The conventional wisdom in the European airline industry tends to be that inevitable consolidation will be based around growth of the five biggest groups: Air France-KLM, EasyJet, IAG, Lufthansa Group and Ryanair.
The decision by LOT Polish Airlines’ parent company to purchase German leisure carrier Condor, announced on 24 January, appears to upset that narrative – one medium-size airline purchasing another.
The deal has been agreed in a European market that is known as a hostile place for smaller carriers with strong connections to a single national market – particularly in the leisure sector. See, for example, the collapses of Aigle Azur, Air Berlin, Germania, Monarch, XL Airways, and, towards the end of 2019, UK-based Thomas Cook Group – of which Condor is a surviving subsidiary.
So what does LOT’s purchase of Condor mean for Europe’s airline market?
LOT itself is a state-run flag carrier and one of the oldest airline brands in the world. Like many carriers of a similar size and business model, it required state funding to stay operational in the early 2010s.
Since stabilising its business, the Star Alliance carrier has pushed on to become profitable, driven by decent returns on long-haul routes to North America and Asia from its Warsaw Chopin hub.
At the same time, and again like many carriers of its size and business model, it has often talked about the potential advantages of finding a partner to aid its efforts to maintain profitability in a highly competitive market.
The purchase of Condor by LOT’s parent company, state-run Polska Grupa Lotnicza (PGL), is a step down that partnership road. It will create a new airline group – one with both LOT’s network model and Condor’s leisure brand at its core.
“Condor will become the centre of PGL’s leisure strategy with a focus on growth in Germany as well as adjacent markets, building one of the leading European leisure airlines,” explains PGL.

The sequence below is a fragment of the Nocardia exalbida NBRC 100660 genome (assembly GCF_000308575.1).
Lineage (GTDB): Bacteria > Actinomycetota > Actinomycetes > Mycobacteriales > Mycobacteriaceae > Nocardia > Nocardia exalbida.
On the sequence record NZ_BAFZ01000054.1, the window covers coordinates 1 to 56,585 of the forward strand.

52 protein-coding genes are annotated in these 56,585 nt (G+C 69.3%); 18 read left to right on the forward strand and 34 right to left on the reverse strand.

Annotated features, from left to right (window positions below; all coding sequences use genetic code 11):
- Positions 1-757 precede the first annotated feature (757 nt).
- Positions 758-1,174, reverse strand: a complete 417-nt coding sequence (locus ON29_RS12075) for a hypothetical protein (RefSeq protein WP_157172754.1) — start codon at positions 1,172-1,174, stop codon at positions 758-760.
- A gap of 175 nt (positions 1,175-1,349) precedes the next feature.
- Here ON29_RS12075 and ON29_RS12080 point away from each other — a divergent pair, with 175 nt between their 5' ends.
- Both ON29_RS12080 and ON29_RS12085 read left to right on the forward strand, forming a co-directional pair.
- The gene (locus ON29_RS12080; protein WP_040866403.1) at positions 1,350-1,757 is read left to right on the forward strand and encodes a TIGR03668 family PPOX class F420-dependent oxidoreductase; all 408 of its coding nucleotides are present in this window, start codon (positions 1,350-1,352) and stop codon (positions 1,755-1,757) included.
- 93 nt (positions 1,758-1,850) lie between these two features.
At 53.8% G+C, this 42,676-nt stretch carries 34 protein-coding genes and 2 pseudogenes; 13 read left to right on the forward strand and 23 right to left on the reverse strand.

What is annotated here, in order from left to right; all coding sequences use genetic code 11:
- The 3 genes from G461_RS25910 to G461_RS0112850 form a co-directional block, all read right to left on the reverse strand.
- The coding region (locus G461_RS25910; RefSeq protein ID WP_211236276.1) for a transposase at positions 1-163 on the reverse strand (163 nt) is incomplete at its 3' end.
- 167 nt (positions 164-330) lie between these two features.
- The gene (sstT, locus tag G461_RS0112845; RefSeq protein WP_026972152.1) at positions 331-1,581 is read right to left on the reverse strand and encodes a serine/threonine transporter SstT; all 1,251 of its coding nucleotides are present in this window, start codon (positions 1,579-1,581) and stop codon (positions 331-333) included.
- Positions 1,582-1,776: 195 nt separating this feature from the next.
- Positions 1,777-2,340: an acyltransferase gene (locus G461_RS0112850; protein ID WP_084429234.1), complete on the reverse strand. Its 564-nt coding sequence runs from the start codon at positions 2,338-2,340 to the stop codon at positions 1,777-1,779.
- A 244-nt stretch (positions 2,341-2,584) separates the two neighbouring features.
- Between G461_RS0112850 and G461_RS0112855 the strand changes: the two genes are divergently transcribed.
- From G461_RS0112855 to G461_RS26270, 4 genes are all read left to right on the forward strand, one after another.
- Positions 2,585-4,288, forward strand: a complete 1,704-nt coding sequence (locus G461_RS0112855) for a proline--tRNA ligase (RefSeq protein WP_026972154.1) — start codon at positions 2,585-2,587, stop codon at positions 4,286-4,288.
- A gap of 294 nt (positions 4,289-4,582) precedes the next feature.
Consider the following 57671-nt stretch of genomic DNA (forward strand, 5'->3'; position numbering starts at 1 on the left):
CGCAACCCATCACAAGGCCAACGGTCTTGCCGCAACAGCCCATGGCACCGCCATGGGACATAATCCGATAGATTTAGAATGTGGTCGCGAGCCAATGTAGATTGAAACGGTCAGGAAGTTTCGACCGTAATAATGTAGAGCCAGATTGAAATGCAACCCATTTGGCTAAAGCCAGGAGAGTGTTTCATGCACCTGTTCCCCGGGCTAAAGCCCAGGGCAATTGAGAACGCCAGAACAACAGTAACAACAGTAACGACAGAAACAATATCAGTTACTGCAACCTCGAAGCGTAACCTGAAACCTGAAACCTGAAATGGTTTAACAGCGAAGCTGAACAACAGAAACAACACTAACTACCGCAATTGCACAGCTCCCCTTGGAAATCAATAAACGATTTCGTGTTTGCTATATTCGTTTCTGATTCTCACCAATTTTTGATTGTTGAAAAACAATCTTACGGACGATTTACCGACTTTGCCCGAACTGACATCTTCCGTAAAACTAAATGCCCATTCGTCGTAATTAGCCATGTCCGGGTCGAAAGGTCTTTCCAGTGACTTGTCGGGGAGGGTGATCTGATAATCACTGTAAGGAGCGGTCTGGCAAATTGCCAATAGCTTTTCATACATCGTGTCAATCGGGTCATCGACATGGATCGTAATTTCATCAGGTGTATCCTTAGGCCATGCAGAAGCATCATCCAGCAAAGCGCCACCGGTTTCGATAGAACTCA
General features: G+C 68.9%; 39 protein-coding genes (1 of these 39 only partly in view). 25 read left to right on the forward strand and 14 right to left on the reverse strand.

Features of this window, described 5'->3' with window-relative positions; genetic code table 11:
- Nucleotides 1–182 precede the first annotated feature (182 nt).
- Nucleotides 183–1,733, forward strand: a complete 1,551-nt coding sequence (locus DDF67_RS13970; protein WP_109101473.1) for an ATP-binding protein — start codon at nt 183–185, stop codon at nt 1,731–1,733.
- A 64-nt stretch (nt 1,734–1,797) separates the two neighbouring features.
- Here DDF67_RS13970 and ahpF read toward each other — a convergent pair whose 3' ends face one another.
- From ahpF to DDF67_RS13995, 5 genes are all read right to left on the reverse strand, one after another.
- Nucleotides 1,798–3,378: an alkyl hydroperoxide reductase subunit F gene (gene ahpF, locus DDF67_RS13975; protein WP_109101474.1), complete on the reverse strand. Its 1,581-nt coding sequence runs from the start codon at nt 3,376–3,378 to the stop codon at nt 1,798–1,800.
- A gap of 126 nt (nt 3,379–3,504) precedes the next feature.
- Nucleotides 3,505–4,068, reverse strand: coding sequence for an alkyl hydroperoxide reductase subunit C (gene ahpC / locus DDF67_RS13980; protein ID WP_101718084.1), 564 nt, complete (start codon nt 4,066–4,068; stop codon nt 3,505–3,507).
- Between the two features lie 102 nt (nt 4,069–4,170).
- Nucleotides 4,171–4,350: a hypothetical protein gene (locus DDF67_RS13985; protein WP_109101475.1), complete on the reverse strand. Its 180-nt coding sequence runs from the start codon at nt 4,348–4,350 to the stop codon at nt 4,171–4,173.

The deal means that the short-term future of Condor has likely been assured – the German carrier having needed emergency state funding to continue operations following its parent’s collapse in September 2019. Those funds will now be paid back “in full”, PGL stated when the deal – which is expected to close in April – was announced.
Combined, LOT and Condor say they service around 20 million passengers per year, split roughly 50:50 between the operators.
Their most recent revenue figures are also similar: LOT parent PGL saying it generated revenues of around €1.9 billion ($2.1 billion) in 2019, while Condor recorded revenues of around €1.7 billion in its 2018-19 financial year.
PGL will have seen several strengths in Condor’s set-up.
The German carrier’s main hub at Frankfurt, and others at Munich and Dusseldorf, give it a presence in several of Germany’s most lucrative markets.
Condor is also a strong brand name in Germany, with the potential to resonate into other territories. PGL might, for example, consider a competitive response to Ryanair’s establishment of leisure carrier Buzz – the renamed Ryanair Sun – in its home market.
PGL will also have been attracted to Condor by its achievement of profitability, at an operating level, while its now-defunct parent struggled.
It is less clear, however, where the new group might find synergies, given that LOT and Condor have separate route networks in different countries. That is not necessarily an insurmountable weakness – IAG grew by purchasing disparate operators – but for an upstart group it might mean there are few easy wins.